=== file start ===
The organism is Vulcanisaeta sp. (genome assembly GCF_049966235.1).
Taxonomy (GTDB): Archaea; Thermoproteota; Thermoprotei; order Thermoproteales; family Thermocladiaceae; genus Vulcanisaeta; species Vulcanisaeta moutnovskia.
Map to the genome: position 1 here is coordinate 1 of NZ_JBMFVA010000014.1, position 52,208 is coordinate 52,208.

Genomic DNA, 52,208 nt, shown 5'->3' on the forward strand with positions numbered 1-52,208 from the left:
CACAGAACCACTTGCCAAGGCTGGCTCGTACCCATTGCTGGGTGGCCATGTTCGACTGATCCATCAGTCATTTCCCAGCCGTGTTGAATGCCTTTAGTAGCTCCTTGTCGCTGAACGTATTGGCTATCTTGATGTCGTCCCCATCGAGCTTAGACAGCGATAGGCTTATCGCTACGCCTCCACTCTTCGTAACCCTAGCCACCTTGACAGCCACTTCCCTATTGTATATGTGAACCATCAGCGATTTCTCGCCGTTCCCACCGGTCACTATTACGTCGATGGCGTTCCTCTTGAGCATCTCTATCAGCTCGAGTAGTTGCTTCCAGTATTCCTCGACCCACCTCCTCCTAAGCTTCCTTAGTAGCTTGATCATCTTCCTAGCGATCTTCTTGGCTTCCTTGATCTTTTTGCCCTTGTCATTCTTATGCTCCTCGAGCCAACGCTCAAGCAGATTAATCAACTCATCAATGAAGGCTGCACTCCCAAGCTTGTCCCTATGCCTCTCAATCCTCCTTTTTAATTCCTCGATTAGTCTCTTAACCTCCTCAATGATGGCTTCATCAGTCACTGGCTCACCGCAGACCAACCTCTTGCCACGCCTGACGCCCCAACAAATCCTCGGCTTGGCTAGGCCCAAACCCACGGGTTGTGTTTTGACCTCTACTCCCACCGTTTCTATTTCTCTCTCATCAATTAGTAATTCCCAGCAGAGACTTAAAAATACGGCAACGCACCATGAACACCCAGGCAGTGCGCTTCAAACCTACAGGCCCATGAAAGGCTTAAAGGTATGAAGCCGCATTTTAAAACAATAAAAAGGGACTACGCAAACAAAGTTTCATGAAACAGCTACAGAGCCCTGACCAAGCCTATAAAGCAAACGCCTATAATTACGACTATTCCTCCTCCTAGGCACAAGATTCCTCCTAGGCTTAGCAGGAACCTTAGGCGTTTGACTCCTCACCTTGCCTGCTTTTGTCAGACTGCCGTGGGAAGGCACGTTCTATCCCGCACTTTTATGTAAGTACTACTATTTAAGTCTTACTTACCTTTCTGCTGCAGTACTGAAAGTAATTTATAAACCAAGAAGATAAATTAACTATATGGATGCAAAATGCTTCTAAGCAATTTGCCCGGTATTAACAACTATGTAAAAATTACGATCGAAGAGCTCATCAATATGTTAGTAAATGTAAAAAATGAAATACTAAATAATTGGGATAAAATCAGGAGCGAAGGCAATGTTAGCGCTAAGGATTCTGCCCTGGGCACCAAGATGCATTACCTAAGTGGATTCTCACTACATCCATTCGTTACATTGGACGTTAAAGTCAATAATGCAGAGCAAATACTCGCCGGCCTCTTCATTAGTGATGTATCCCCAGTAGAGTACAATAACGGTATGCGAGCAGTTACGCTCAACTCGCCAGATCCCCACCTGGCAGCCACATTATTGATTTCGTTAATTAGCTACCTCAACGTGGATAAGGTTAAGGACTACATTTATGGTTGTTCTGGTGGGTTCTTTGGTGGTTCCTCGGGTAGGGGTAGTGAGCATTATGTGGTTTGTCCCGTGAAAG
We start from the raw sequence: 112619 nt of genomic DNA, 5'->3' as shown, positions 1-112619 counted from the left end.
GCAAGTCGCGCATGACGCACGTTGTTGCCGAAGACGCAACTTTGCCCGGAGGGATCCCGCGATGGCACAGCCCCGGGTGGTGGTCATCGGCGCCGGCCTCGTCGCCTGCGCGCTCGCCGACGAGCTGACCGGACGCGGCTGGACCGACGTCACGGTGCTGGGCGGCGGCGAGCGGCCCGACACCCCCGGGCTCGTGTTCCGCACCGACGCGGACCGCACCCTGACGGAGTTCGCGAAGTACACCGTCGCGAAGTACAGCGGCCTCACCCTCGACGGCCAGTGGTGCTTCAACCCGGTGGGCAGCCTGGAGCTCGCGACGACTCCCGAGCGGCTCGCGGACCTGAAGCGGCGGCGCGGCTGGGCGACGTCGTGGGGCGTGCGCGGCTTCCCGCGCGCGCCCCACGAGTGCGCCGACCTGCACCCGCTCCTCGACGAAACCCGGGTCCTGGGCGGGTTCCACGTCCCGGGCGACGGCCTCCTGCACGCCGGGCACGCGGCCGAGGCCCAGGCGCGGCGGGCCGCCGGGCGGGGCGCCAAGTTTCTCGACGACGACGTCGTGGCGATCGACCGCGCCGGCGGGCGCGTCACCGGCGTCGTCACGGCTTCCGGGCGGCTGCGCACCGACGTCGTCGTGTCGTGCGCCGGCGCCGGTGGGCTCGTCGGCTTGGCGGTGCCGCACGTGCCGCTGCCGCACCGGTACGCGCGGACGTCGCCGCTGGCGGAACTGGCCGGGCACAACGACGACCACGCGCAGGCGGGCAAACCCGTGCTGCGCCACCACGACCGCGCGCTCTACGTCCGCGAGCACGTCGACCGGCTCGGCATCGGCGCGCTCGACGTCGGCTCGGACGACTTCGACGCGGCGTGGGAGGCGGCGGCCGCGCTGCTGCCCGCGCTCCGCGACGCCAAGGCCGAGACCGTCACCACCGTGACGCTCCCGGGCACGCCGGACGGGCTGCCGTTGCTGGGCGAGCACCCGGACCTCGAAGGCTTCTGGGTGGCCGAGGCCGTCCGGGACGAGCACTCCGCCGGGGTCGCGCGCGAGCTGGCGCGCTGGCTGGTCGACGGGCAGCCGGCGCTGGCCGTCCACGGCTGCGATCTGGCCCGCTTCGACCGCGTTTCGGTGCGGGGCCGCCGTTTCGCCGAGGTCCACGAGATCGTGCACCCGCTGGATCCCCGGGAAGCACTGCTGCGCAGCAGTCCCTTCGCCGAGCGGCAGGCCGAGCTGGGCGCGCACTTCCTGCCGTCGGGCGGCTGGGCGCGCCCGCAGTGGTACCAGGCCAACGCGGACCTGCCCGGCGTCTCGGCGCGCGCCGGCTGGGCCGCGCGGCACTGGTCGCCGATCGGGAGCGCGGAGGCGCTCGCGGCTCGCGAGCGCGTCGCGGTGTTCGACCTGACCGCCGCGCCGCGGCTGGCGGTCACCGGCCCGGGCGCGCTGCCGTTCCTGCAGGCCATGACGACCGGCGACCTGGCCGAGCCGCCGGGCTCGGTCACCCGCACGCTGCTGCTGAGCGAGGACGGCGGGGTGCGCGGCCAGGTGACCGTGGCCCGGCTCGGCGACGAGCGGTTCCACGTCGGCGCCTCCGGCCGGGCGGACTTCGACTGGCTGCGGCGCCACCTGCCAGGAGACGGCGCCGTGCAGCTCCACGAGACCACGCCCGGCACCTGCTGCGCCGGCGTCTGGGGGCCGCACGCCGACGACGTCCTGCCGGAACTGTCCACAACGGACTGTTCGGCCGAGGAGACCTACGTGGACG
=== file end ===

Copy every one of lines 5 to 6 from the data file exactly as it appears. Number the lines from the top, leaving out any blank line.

CACAGAACCACTTGCCAAGGCTGGCTCGTACCCATTGCTGGGTGGCCATGTTCGACTGATCCATCAGTCATTTCCCAGCCGTGTTGAATGCCTTTAGTAGCTCCTTGTCGCTGAACGTATTGGCTATCTTGATGTCGTCCCCATCGAGCTTAGACAGCGATAGGCTTATCGCTACGCCTCCACTCTTCGTAACCCTAGCCACCTTGACAGCCACTTCCCTATTGTATATGTGAACCATCAGCGATTTCTCGCCGTTCCCACCGGTCACTATTACGTCGATGGCGTTCCTCTTGAGCATCTCTATCAGCTCGAGTAGTTGCTTCCAGTATTCCTCGACCCACCTCCTCCTAAGCTTCCTTAGTAGCTTGATCATCTTCCTAGCGATCTTCTTGGCTTCCTTGATCTTTTTGCCCTTGTCATTCTTATGCTCCTCGAGCCAACGCTCAAGCAGATTAATCAACTCATCAATGAAGGCTGCACTCCCAAGCTTGTCCCTATGCCTCTCAATCCTCCTTTTTAATTCCTCGATTAGTCTCTTAACCTCCTCAATGATGGCTTCATCAGTCACTGGCTCACCGCAGACCAACCTCTTGCCACGCCTGACGCCCCAACAAATCCTCGGCTTGGCTAGGCCCAAACCCACGGGTTGTGTTTTGACCTCTACTCCCACCGTTTCTATTTCTCTCTCATCAATTAGTAATTCCCAGCAGAGACTTAAAAATACGGCAACGCACCATGAACACCCAGGCAGTGCGCTTCAAACCTACAGGCCCATGAAAGGCTTAAAGGTATGAAGCCGCATTTTAAAACAATAAAAAGGGACTACGCAAACAAAGTTTCATGAAACAGCTACAGAGCCCTGACCAAGCCTATAAAGCAAACGCCTATAATTACGACTATTCCTCCTCCTAGGCACAAGATTCCTCCTAGGCTTAGCAGGAACCTTAGGCGTTTGACTCCTCACCTTGCCTGCTTTTGTCAGACTGCCGTGGGAAGGCACGTTCTATCCCGCACTTTTATGTAAGTACTACTATTTAAGTCTTACTTACCTTTCTGCTGCAGTACTGAAAGTAATTTATAAACCAAGAAGATAAATTAACTATATGGATGCAAAATGCTTCTAAGCAATTTGCCCGGTATTAACAACTATGTAAAAATTACGATCGAAGAGCTCATCAATATGTTAGTAAATGTAAAAAATGAAATACTAAATAATTGGGATAAAATCAGGAGCGAAGGCAATGTTAGCGCTAAGGATTCTGCCCTGGGCACCAAGATGCATTACCTAAGTGGATTCTCACTACATCCATTCGTTACATTGGACGTTAAAGTCAATAATGCAGAGCAAATACTCGCCGGCCTCTTCATTAGTGATGTATCCCCAGTAGAGTACAATAACGGTATGCGAGCAGTTACGCTCAACTCGCCAGATCCCCACCTGGCAGCCACATTATTGATTTCGTTAATTAGCTACCTCAACGTGGATAAGGTTAAGGACTACATTTATGGTTGTTCTGGTGGGTTCTTTGGTGGTTCCTCGGGTAGGGGTAGTGAGCATTATGTGGTTTGTCCCGTGAAAG
We start from the raw sequence: 112619 nt of genomic DNA, 5'->3' as shown, positions 1-112619 counted from the left end.